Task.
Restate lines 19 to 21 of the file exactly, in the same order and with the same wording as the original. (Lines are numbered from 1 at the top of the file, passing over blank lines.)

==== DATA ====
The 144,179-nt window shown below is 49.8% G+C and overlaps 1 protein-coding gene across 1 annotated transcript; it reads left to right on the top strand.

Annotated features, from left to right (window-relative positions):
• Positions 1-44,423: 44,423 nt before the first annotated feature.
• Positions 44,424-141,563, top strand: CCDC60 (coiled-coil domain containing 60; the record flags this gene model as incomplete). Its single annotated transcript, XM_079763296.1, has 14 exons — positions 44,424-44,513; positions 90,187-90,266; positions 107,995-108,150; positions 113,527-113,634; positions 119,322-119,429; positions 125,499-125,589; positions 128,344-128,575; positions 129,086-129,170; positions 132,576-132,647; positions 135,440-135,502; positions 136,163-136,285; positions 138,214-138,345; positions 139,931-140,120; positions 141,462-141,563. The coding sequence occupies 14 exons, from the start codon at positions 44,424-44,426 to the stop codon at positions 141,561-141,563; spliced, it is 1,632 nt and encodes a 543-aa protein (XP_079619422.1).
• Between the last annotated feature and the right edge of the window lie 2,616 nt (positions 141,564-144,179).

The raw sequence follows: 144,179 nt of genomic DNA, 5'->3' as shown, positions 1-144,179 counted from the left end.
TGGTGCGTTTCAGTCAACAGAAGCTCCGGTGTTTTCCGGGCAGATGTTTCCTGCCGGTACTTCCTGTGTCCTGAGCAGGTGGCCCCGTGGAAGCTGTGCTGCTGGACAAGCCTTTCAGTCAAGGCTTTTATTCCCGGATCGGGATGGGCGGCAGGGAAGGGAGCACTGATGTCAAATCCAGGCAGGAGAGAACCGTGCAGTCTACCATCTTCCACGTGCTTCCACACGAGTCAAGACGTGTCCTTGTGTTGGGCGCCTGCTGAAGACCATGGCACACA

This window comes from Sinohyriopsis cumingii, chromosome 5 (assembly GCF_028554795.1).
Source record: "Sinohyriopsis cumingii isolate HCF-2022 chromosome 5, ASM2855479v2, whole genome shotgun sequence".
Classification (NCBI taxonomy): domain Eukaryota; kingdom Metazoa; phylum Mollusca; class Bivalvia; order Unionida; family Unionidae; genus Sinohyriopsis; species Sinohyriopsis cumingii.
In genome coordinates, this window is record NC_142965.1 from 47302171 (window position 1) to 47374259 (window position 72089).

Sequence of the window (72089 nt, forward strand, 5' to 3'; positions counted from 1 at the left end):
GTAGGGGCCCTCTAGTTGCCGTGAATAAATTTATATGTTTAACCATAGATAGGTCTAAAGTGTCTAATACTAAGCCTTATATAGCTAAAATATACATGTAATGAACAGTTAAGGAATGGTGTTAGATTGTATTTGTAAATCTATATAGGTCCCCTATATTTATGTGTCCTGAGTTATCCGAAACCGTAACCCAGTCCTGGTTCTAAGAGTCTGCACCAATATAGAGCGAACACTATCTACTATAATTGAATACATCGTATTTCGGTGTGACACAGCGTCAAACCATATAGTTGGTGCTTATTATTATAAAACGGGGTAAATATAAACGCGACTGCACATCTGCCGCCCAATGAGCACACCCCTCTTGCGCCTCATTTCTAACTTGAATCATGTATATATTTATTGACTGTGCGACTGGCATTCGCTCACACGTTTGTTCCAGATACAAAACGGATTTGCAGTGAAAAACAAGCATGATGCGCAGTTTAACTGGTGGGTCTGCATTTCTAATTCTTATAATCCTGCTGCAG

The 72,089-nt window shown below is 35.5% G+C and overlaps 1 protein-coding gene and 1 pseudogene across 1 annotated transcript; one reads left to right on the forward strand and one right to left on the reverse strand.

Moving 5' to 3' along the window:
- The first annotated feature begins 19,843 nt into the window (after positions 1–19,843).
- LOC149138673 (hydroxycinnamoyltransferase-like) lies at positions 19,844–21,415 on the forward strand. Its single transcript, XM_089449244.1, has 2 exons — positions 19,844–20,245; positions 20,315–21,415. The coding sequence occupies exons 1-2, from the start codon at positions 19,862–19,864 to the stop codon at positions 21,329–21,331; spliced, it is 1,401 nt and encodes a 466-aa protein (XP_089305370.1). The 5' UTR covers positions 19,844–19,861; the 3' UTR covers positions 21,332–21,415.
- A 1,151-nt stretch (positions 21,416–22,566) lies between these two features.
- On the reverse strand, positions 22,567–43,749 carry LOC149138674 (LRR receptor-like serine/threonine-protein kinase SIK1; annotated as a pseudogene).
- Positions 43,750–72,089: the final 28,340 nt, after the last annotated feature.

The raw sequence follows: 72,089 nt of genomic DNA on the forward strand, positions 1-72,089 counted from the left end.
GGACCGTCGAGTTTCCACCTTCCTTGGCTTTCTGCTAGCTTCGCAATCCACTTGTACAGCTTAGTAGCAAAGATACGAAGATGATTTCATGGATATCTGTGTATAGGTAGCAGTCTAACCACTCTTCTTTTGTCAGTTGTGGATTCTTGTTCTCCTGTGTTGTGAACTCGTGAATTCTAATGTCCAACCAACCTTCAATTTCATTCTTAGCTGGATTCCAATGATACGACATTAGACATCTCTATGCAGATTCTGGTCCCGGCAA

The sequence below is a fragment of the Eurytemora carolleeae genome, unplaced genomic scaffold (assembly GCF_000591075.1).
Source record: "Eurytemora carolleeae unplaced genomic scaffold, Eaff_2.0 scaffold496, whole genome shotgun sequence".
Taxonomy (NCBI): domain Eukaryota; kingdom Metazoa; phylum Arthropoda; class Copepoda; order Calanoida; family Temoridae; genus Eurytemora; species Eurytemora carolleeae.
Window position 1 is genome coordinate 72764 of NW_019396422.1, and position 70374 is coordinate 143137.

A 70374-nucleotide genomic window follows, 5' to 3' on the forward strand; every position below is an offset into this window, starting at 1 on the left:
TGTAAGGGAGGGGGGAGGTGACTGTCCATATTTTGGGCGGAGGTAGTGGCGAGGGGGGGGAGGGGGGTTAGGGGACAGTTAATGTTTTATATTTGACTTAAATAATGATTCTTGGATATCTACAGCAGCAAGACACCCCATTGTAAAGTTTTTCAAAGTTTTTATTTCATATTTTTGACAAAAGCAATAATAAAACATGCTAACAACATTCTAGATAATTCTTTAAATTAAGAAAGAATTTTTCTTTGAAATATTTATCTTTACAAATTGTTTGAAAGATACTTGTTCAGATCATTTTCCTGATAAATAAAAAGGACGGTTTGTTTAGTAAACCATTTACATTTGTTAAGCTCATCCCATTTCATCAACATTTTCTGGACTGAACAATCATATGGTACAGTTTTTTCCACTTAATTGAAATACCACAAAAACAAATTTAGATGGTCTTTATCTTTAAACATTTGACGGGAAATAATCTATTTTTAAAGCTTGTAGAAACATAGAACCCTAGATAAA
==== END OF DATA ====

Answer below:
- On the reverse strand, positions 22,567–43,749 carry LOC149138674 (LRR receptor-like serine/threonine-protein kinase SIK1; annotated as a pseudogene).
- Positions 43,750–72,089: the final 28,340 nt, after the last annotated feature.

The raw sequence follows: 72,089 nt of genomic DNA on the forward strand, positions 1-72,089 counted from the left end.